Starring: Justin Theroux, Amy Brenneman, Christopher Eccleston, Margaret Qualley, Chris Zylka, Carrie Coon, and Ann Dowd
Created by: Damon Lindelof and Tom Perrotta
Airs on: HBO
Last summer HBO premiered a new series written by Damon Lindelof & Tom Perrotta (author of the book upon which the series is based) called The Leftovers to positive reviews and consistently good ratings. Seeing Lindelof credited again, many viewers were skeptical. It’s hard to see Lindelof’s name and not immediately think of Lost and its controversial ending, but I promise you, The Leftovers is worth your time.
The show takes place in a suburban New York town still reeling from the disappearance of 2% of the global population. Three years after the ‘Sudden Departure’ we are introduced to the Garvey family and the haze of grief and anguish that hangs over the community in the wake of this inexplicable event.
The Garvey family is made up of Kevin Garvey (Justin Theroux), our main character and chief of police in the small town, his daughter, Jill (Margaret Qualley), ex-wife Lori (Amy Brenneman), and estranged step-son Tom (Chris Zylka). The details of their already complex relationships come to light as they engage with the equally fascinating supporting characters of the show. Nora Durst, who lost her entire family in the Sudden Departure is brilliantly played by Carrie Coon, and the town Reverend played by Christopher Eccleston (the former Doctor) has a particularly interesting story arc. However, the highlight of the supporting cast is Ann Dowd who plays Patti, the leader of a non-speaking, chain smoking cult whose only job seems to be making sure that no one ever forgets the grief and confusion of the Sudden Departure.
I won’t lie to you: The Leftovers is depressing. If you wanted to watch a show that would leave you with a smile on your face for the rest of the day, this isn’t it. The Leftovers is like cardio for human empathy. It may not lift your spirits but it will make you think, which is my favorite kind of television.The tone of the show can be attributed to many elements, but the melancholy piano score written by Max Richter plays a large part in conveying the gloom experienced by many of the characters.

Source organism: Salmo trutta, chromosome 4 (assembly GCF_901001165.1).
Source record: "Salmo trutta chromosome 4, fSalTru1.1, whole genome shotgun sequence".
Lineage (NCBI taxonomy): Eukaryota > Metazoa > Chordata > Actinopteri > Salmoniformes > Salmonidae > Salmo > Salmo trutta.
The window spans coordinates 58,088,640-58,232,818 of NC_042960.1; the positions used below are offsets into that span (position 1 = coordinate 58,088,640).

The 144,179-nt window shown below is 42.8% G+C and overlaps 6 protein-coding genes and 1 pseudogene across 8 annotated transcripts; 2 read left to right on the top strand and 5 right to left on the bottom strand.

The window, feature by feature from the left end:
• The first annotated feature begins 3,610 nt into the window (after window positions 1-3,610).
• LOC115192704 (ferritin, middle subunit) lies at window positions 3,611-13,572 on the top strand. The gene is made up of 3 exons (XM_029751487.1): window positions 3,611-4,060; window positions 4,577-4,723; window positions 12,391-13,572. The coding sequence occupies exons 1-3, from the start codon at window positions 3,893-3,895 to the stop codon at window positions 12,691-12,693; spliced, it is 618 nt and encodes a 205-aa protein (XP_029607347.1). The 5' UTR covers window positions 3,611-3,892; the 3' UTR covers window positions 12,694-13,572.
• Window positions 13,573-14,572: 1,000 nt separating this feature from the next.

The Leftovers has also given us the gift of having Justin Theroux in the spotlight. He is GREAT in this role. I was actually really disappointed that he wasn’t nominated for an Emmy this year, but that was a tight, tight category with Jon Hamm as the clearly deserving winner. Kevin is a deeply flawed man whose anguish is always bubbling beneath the surface, and Theroux wears it so well. Plus, you get a lot of Kevin in his sweatpants during his morning jog. It’s beautiful.
Lindelof has made it very clear that the intention of The Leftovers is not to solve the mystery of the Sudden Departure. This is very distinctly a character study on how people would respond in the wake of a tragedy that sparks so much confusion. That’s not to say that the cause of the Sudden Departure isn’t addressed at all but it would be foolish to make it your mission to solve this based on ‘clues’ in the plot. The Leftovers is primarily focused on the human reaction to things that cannot be explained. We see the deterioration of organized religion, the rise of nihilistic cults and self-proclaimed ‘gods’, and the anger and hurt that come with abandonment. If you’re interested in an emotional drama that keeps you engaged and challenges your intellect, The Leftovers is made for you.
You can catch up with season 1 of The Leftovers on HBO (HBONow & HBOGo) now. The premiere of season 2 is tonight at 9 (CT).